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The Minister-designate for Transport, Kwaku Ofori Asiamah, has stated categorically that the government will not legalize motorcycles, popularly called Okada, for commercial purposes.
According to him, the categorical statement made by Vice President Dr. Mahamudu Bawumia during the 2020 electioneering campaign that “the conditions pertaining today in the country do not support the legalization of ‘Okada’ as commercial transport and remains the position of the government.”
Answering questions before the Appointments Committee of Parliament on Tuesday, the minister-designate said “I don’t want to be an ostrich…we have a problem of enforcement in this country and based on what is pertaining on the grounds today, it will be difficult for me to lead the legalization of Okada.”
“Thankfully, the police are trying to modernize their system of traffic control. If by year or tomorrow the conditions, in terms of traffic management and enforcing the regulation, become good we will assess it,” he indicated.
Mr. Asiamah said approximately 1,050 people out of 2,500 who died from road accidents in 2020 were as a result of motorcycle, and added that the number was a huge jump from the 2010 figures in which 210 people died as a result of motorcycle.
He corrected a statement attributed to him that he had once said he was leading stakeholders’ consultation to legalize Okada, explaining, “I said that we were doing stakeholder consultation to come to a determination whether we were going to legalize Okada or not. That was a statement that I made.”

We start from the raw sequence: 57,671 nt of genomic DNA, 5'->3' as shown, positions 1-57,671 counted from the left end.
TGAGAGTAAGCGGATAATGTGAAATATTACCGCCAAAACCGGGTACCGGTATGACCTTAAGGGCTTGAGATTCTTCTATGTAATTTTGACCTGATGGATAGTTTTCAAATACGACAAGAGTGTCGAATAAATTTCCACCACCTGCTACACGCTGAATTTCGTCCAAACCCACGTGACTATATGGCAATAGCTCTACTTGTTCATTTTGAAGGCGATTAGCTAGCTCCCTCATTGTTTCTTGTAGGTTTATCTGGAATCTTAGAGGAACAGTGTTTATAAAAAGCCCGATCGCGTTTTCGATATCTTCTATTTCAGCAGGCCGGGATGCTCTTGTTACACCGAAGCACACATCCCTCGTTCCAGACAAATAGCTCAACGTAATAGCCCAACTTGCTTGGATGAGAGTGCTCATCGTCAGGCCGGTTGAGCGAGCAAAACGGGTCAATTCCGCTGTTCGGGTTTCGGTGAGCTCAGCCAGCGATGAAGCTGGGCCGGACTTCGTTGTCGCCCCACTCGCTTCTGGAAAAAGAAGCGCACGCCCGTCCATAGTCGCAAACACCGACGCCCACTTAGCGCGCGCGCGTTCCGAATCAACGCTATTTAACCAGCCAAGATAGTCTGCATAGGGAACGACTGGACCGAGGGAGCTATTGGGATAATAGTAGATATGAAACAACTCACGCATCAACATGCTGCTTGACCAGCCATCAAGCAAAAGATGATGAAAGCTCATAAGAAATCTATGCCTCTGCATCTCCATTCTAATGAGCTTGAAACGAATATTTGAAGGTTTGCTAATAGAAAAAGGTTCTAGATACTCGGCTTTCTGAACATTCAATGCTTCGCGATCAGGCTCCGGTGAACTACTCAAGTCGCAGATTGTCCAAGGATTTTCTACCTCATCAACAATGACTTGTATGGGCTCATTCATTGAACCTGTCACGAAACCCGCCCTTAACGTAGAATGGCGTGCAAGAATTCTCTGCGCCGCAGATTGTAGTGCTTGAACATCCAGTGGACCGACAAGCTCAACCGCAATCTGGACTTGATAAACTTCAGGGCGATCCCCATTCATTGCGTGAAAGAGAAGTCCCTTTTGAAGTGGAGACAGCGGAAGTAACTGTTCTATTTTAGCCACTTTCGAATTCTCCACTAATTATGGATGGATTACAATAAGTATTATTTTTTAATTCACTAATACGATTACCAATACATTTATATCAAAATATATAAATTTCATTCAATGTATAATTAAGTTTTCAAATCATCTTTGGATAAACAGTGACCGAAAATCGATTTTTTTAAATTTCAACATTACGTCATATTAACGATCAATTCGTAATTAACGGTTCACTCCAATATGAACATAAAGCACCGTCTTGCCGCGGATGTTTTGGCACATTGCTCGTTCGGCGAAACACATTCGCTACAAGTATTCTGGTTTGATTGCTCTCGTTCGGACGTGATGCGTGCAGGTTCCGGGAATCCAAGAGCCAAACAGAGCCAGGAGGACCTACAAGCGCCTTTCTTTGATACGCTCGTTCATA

Whether to legalize Okada or not, became campaign rhetoric and triggered heated political debate after former President John Dramani Mahama alluded to it as he sought the support of the disguised unemployed youth for his bid for the presidency.
Many doubted the sincerity of the then opposition National Democratic Congress (NDC) flag bearer as he flaunted a carrot in front of the youth, most of whom have turned to the commercial motorcycle commuter service in the streets of Accra to earn their living.
“This is a service that has come to stay. Whether you legalize it or not, you cannot stop it and so why behave like the ostrich and bury your head in the sand? These ‘Pragias’, ‘Aboboyaa’, ‘Okadas’ have created more jobs in this economy than the job-related policy of any government. It has created more jobs than NABCO, YEA and all those artificial job creation programmes,” Mr. Mahama had said.
He continued that “we will regulate it and we will give them training so that they can do their business safely without costing the lives of people; they must obey all the traffic regulations in order that they are allowed to pursue their profession.”
In 2012, an NDC-dominated Parliament passed the Road Traffic Regulations, 2012 (Legislative Instrument 2180, with Sections 128 (1), (2) and (3) of the L.I. 2180,) outlawing the use of motorcycles for commercial purposes or “okada”.
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